At the same time, the Saudis have shown they’re willing to fund their friends. When Arab Spring protests erupted in Egypt in 2011, Riyadh was furious with Obama for failing to support the country’s embattled strongman, Hosni Mubarak, a U.S. ally for more than 30 years. Riyadh’s anger only intensified when the Obama administration embraced Mubarak’s successor, Mohammed Morsi, the leader of Muslim Brotherhood, a group that is banned in Saudi Arabia. So when Egyptian Gen. Abdel Fatah al Sisi overthrew Morsi last July and then replaced him as president, Saudi Arabia lavished him with $12 billion in unconditional aid. By contrast, Congress appropriated $1.5 billion in mostly military aid to Egypt last year, but Obama held up distribution for several months because of Egypt’s poor human rights record.

Last year, Saudi Arabia also gave Lebanon $3 billion to modernize its military so it could confront Iran-backed Hezbollah, the country’s most powerful militia and political party. And in a pointed message to the United States—which provided Lebanon with only $75 million—Saudi Arabia stipulated that the Lebanese government had to buy the military equipment from France.

Another change in the relationship involves U.S. overflight rights. Saudi authorities used to grant U.S. military aircraft near-blanket permission to fly over Saudi territory on their way to East Asia. Now, said one U.S. official, who spoke to Newsweek on the condition of anonymity, “they periodically withdraw permission to remind us it’s their airspace,” forcing the American planes to add hours and thousands of miles to their flights as they avoid the Arabian peninsula.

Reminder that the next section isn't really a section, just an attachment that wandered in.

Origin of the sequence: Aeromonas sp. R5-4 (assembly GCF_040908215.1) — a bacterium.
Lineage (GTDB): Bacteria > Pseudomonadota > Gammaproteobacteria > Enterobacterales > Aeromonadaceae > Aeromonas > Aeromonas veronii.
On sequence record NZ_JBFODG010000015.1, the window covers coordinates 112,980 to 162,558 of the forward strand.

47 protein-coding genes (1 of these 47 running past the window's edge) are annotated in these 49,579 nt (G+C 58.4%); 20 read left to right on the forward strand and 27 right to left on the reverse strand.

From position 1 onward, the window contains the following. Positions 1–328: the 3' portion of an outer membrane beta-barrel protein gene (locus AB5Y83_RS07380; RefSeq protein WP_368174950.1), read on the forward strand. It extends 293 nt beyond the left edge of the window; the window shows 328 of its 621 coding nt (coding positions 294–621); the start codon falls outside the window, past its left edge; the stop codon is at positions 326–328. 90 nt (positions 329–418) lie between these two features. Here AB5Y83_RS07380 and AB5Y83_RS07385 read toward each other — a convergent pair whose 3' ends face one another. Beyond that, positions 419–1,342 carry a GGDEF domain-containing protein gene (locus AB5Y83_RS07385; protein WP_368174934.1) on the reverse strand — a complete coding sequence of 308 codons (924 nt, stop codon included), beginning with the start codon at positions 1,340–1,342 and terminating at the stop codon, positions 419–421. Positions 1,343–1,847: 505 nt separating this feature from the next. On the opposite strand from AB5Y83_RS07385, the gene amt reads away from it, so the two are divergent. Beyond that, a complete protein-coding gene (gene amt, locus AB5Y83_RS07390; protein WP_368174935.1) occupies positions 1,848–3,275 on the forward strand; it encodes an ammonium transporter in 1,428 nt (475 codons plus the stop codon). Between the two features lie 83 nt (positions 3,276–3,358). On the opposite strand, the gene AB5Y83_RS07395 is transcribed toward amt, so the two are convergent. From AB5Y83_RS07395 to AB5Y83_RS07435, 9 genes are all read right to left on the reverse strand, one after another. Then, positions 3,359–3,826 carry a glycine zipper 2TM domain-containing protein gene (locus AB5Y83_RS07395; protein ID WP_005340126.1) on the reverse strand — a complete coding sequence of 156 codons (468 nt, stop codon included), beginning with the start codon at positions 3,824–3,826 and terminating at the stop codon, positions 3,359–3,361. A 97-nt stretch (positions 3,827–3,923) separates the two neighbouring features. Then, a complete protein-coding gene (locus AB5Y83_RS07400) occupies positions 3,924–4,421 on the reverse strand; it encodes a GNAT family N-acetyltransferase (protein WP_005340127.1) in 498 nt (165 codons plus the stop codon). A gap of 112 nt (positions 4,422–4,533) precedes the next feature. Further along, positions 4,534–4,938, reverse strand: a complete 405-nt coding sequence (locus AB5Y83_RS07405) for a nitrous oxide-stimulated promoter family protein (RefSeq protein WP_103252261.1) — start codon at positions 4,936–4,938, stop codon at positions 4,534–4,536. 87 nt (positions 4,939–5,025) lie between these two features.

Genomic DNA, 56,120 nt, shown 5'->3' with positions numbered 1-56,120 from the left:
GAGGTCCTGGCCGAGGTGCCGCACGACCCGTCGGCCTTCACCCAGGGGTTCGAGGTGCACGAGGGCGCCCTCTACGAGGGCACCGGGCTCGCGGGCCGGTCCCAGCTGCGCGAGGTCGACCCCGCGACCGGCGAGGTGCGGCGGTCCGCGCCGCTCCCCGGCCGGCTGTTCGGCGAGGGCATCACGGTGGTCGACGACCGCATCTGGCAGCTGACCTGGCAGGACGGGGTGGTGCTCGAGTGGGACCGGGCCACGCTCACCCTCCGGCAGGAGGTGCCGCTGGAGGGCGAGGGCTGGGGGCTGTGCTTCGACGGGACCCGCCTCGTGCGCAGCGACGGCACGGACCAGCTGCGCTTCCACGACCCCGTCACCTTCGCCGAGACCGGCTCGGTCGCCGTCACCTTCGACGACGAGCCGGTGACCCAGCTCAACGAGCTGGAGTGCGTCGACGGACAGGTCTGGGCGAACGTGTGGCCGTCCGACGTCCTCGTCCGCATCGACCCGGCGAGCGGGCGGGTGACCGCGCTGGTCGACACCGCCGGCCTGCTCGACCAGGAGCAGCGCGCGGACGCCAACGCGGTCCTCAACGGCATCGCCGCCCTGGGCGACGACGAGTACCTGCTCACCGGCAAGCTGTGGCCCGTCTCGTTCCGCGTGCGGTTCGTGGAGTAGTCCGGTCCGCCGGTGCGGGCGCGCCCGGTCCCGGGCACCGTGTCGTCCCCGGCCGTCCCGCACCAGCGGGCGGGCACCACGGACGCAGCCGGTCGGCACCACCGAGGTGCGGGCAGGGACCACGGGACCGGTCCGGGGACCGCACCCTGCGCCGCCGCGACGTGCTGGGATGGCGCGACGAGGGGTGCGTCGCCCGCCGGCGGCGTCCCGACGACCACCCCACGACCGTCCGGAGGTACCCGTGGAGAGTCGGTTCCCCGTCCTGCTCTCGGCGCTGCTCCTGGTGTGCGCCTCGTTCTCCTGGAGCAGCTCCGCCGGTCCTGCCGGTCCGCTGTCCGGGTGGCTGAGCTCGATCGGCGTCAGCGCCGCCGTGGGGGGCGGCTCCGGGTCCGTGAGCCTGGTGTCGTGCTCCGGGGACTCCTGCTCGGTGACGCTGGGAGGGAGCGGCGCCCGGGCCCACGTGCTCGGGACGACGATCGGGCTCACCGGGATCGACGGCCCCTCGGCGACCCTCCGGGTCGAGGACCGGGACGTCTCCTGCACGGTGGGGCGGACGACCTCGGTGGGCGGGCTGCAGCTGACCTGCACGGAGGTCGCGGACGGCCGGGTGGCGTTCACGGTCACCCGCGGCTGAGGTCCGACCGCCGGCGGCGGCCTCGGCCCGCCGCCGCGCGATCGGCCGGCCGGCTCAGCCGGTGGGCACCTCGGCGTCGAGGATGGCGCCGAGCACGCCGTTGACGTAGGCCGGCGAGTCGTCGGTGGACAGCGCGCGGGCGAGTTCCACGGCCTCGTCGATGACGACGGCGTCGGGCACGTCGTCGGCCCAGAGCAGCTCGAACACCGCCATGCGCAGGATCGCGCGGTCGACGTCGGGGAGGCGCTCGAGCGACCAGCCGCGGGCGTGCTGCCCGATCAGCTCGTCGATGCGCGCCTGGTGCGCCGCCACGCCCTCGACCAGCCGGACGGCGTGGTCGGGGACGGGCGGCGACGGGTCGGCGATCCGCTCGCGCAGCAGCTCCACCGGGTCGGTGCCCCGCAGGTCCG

Saudi Arabia’s new independence in foreign policy also extends to trade as Riyadh moves to diversify its commercial relations. In 2013, U.S. exports to Saudi Arabia totaled $19 billion, down from $25 billion in 2012, according to the office of the U.S. Trade Representative. A report from the Economist Intelligence Unit attributed some of the decline to Saudi Arabia’s shift away from big American-made gas guzzlers to cheaper Chinese cars.

Some Americans see a bright spot in the decision by Saudi Arabia — the world’s largest oil exporter — to maintain its production levels in the face of falling oil prices. But the Saudis are not doing the United States any favors. Riyadh, which can fall back on its enormous cash reserves, not only wants to see the low prices punish rivals Iran and Russia for their support of Syria; it also wants to cripple competition from the U.S. shale oil industry.

The one area where U.S.-Saudi cooperation is flourishing is in counterterrorism. When Obama launched the first sorties of the bombing campaign against so-called Islamic State militants in Iraq and Syria, Saudi Arabia scrambled its fighter jets to join in the air strikes. Saudi Arabia is also hosting a training camp for Syrian rebels and a small base for U.S. drones. Intelligence sharing has never been stronger.

But the coup in neighboring Yemen last week that toppled the pro-U.S. government and saw the rise of the Shiite Houthi movement now presents Obama and Salman with a fresh set of challenges. With the Houthis allegedly close to Iran, Saudi Arabia feels caught in a Shiite pincer. At the same time, both the U.S. and Saudi Arabia are concerned that any breakup of Yemen will take pressure off the country’s Al-Qaeda affiliate.

The uncertain situation in Yemen represents a major setback for both U.S. and Saudi efforts to stabilize the nation. With the Houthis now the dominant power in Sanaa, Riyadh has cut off funding to the Yemeni government and is bolstering its border defenses to contain any spillover of violence into the kingdom.

Bernard Heykal, a Middle East expert at Princeton, hopes that Obama will try to convince King Salman not to rule out talks with the Houthis. “One way in which American can play a very productive role in the region is to encourage the Saudis to reach out to all Yemeni factions, including the Houthis,” he told NPR Monday. “That would be one way of stabilizing Yemen.”

Amid the new climate of distrust, much will now depend on whether the Saudis can muster the confidence that Obama knows what he’s talking about. Then again, they just might conclude they’re better off taking their own advice.